When challenging inaccessibility there are two words that every disabled person dreads; “listed building”. The government keeps a list of buildings they deem to be historically significant, usually because they have features that are now rare thanks to modern architecture. As soon as you try to touch a listed building, historians start to wax lyrical about how it’s aesthetics should be preserved for future generations. If a meteorite landed on a listed building, they would probably try to sue NASA.
As buildings age & fall into ruin, & as trends change, well-preserved older buildings become treasures. Often they can give us information about the way people lived throughout history, & what sort of conditions they lived in. Many buildings are impressive simply due to size or ornate architecture. They are beloved, iconic in the local area, & thanks to disabled people being institutionalised for much of history, they are often completely inaccessible.
A historian will argue that it is important to preserve historical buildings for the education of future generations. For the most part, I agree. However, most able-bodied historians seem to think that ramps, automated doors, and lifts ruin the aesthetics of the building & take away from the experience. They then use this as a legitimate reason to tell an entire demographic of people that they can’t come into that building, but they’re also not ableist & totally support equality. The notion that a building has better rights than a human being is laughable, yet it has stood in the way of accessibility for decades.
Perhaps the most frustrating thing of this whole debate is that listed buildings can easily be made accessible. The University of Leeds is full of listed buildings, most famously the E.C.Stoner & Roger Stevens buildings, which are hideous concrete memorials of brutalist architecture. Yet every single one of those buildings is accessible. The ramps & lifts do not take away from the aesthetics of the place as they are carefully designed to be hidden, sometimes in plain sight. The Clothworkers building has kept its old wooden double doors on giant hinges, that opens at the touch of a button.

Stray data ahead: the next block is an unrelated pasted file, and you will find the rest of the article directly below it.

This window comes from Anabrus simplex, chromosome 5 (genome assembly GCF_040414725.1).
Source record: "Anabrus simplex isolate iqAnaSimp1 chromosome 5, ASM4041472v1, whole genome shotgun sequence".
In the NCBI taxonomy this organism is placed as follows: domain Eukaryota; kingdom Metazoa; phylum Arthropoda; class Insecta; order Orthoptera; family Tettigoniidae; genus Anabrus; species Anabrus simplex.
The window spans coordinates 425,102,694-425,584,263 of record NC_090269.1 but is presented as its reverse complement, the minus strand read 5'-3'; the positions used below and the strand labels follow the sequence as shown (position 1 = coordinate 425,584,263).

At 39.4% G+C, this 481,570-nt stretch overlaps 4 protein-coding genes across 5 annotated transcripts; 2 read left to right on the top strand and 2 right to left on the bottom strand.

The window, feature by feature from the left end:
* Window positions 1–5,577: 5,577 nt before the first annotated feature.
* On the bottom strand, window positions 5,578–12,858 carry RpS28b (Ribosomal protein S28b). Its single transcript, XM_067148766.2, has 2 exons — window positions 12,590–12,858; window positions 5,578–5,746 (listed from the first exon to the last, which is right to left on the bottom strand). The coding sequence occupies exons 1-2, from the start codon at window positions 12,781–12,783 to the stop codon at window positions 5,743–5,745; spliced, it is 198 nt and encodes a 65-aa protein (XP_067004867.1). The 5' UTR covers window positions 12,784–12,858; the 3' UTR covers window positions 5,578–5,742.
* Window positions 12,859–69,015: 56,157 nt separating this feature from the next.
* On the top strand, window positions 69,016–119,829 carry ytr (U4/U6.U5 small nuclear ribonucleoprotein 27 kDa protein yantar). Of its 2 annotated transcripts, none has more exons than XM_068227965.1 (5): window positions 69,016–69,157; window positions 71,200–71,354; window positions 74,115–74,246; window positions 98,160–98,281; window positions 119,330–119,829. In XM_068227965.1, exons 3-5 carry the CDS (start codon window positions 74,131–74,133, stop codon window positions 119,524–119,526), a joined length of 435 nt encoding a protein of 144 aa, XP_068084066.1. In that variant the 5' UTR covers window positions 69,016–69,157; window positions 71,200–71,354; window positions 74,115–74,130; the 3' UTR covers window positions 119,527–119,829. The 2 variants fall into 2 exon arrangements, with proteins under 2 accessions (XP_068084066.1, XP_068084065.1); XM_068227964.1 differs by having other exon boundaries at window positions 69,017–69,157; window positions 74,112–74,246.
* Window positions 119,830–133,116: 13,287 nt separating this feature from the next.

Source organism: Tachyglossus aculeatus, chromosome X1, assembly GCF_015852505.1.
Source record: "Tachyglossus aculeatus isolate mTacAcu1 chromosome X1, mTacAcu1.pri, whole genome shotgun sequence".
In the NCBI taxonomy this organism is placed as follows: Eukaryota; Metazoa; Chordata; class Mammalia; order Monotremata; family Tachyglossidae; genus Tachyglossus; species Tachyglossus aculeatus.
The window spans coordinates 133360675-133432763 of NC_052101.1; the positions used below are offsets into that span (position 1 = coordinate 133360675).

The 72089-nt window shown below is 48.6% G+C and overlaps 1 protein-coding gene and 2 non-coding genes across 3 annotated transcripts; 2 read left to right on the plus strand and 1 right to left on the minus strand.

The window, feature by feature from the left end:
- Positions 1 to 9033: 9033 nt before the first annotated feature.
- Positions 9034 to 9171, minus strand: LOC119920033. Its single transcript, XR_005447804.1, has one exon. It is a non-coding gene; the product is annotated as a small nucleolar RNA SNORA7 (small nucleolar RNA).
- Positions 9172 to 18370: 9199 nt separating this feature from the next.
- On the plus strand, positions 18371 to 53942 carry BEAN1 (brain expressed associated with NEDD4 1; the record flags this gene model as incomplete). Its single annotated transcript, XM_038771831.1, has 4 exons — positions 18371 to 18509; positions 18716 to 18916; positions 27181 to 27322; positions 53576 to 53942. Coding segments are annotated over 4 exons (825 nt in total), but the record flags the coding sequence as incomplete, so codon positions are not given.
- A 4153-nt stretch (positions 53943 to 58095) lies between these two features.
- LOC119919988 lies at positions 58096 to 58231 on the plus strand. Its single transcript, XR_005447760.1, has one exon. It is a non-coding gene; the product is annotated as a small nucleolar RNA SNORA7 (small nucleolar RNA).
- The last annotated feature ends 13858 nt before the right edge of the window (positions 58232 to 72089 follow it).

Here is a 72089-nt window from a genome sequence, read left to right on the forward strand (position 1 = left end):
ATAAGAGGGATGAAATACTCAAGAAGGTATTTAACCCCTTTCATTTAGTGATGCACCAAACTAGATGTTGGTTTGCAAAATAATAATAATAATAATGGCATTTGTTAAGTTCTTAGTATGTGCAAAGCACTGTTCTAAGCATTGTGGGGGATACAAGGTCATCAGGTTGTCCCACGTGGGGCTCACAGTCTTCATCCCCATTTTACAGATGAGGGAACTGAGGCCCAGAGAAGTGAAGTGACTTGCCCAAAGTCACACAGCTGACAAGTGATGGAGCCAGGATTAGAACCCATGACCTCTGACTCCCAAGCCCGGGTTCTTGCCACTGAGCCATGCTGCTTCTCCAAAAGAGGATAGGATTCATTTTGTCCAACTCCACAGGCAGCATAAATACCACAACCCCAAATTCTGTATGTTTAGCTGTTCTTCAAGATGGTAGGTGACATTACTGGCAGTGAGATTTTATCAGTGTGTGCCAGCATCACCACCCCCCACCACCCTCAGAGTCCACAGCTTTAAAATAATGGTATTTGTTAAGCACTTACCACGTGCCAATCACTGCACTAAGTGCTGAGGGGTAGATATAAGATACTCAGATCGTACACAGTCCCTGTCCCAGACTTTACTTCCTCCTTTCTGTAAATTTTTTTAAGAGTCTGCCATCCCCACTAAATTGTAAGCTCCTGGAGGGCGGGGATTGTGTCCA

Outside of Leeds there is Bolton Abbey, a centuries old ruin in the middle of the countryside, that is accessible. York Minster has multiple accessible entrances & automatic doors, not one of them being a detriment to it’s appearance. It might be pricey, & it might take a little innovation, but historical buildings can be as accessible as any other.
In all honesty, I strongly believe that “listed building” is often used because it sounds nicer than “that costs a lot”. Perhaps they think they’re softening the blow by telling us that it isn’t capitalism getting in the way of our humanity, it’s history. Perhaps it allows them to have a clean conscience because it’s somebody else blocking accessibility. Whatever the case, “listed building” is nothing short of an excuse for blatant ableism. What saddens me most of all isn’t even that this ableism is legal, but that there are disabled people out there who not only accept it as an excuse, but actively support the decision to be excluded.